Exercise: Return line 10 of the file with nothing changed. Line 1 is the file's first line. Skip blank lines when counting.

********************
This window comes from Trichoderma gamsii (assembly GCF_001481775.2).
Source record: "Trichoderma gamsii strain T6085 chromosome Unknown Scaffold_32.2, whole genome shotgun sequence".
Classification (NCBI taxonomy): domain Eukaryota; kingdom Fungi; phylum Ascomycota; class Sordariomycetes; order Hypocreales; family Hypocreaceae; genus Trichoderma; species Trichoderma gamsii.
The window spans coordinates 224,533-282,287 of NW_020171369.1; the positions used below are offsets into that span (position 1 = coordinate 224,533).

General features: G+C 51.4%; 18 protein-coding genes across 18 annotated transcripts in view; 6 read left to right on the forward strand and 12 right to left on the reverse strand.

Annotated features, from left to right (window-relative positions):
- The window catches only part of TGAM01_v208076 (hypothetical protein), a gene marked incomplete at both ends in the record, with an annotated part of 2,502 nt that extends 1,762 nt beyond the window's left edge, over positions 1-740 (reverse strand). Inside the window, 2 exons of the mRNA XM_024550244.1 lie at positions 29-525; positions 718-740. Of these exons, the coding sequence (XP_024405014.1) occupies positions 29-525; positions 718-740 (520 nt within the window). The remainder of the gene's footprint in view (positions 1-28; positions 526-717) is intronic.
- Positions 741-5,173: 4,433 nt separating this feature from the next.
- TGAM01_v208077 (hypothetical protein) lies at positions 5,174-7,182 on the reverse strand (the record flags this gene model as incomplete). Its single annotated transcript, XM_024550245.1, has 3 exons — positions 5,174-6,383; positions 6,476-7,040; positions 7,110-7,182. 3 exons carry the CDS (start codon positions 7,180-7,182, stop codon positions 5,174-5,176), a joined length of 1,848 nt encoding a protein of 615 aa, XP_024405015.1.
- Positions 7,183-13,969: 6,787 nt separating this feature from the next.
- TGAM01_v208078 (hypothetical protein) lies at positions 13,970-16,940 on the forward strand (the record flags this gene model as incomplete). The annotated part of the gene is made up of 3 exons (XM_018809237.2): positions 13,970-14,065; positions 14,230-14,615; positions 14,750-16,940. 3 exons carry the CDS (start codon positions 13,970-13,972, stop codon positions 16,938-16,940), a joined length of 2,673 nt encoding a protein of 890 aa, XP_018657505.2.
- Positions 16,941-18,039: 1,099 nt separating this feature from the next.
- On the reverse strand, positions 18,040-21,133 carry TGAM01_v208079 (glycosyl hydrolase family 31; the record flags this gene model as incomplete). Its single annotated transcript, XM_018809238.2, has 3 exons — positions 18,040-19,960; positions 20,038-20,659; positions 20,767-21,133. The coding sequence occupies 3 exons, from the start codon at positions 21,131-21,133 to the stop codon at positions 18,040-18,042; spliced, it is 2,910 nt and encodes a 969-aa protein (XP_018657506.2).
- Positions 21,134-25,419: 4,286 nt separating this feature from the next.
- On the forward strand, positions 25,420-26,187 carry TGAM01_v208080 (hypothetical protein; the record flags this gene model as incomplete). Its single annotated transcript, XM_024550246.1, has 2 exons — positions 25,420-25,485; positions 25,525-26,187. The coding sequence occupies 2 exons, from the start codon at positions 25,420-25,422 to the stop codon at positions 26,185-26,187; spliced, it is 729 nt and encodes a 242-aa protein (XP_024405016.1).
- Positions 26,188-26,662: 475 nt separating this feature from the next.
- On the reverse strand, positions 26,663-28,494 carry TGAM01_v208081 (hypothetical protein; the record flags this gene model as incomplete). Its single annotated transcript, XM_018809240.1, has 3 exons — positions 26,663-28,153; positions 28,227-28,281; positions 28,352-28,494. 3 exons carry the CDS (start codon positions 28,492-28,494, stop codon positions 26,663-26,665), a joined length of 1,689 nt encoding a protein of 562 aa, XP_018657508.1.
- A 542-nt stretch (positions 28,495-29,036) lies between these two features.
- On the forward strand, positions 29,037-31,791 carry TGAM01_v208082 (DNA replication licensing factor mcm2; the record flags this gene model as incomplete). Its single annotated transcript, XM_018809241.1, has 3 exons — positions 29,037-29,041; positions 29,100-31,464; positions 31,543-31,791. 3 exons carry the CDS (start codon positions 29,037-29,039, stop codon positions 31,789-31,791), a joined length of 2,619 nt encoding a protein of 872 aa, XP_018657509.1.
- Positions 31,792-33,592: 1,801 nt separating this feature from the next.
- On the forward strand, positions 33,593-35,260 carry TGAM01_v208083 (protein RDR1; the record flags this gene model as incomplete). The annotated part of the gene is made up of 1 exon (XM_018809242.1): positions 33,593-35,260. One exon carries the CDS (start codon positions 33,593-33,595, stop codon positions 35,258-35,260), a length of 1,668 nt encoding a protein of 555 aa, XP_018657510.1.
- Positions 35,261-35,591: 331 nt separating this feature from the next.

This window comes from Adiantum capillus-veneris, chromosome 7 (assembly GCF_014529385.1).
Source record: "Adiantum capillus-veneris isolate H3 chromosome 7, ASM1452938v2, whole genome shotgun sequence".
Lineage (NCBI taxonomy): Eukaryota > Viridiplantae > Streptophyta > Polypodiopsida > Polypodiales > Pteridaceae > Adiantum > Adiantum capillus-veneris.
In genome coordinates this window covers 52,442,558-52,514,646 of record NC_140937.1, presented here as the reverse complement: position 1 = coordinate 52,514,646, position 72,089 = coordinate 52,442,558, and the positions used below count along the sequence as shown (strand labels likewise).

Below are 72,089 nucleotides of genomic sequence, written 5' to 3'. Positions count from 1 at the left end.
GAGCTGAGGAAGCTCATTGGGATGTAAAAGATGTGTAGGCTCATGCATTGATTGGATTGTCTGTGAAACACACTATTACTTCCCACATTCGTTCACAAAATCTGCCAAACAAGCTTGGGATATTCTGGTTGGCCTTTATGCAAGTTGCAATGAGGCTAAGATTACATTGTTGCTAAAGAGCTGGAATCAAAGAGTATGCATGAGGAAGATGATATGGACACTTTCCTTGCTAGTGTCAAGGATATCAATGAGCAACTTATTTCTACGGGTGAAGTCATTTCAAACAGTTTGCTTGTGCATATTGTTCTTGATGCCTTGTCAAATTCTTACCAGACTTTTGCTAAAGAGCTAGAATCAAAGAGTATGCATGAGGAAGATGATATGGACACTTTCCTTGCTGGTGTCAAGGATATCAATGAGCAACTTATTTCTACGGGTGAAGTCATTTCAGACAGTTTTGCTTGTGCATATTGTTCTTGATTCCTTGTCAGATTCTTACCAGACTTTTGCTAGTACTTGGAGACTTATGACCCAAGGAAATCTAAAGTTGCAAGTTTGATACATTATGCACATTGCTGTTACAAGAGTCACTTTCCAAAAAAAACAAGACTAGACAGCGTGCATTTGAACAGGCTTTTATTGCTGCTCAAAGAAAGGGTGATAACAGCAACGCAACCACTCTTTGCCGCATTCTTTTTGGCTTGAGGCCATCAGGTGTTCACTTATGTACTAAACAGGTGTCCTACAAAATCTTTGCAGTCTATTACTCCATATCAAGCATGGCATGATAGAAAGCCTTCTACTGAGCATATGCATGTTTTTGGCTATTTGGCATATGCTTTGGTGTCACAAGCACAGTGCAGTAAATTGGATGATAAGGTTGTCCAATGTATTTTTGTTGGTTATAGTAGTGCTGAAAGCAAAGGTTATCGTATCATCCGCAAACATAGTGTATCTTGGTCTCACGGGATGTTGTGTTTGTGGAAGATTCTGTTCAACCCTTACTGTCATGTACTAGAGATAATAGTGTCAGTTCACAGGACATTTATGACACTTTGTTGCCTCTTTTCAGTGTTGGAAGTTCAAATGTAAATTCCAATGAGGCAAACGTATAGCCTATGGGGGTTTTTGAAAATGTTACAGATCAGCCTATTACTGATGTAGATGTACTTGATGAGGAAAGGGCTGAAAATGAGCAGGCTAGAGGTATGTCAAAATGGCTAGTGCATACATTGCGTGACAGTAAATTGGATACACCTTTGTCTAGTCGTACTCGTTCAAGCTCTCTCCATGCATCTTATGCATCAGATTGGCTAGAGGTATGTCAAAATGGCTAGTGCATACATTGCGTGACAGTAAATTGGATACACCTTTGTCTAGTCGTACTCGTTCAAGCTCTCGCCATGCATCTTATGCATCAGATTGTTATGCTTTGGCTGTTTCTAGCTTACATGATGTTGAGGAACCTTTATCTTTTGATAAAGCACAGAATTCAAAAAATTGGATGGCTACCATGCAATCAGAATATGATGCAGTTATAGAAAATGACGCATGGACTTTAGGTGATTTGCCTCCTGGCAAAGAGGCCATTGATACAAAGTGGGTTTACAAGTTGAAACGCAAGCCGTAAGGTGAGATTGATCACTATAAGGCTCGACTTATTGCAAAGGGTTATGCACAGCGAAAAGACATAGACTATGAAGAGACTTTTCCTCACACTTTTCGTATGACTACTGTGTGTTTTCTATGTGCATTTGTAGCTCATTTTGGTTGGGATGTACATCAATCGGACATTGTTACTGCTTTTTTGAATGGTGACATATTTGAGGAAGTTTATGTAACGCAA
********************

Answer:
- Positions 7,183-13,969: 6,787 nt separating this feature from the next.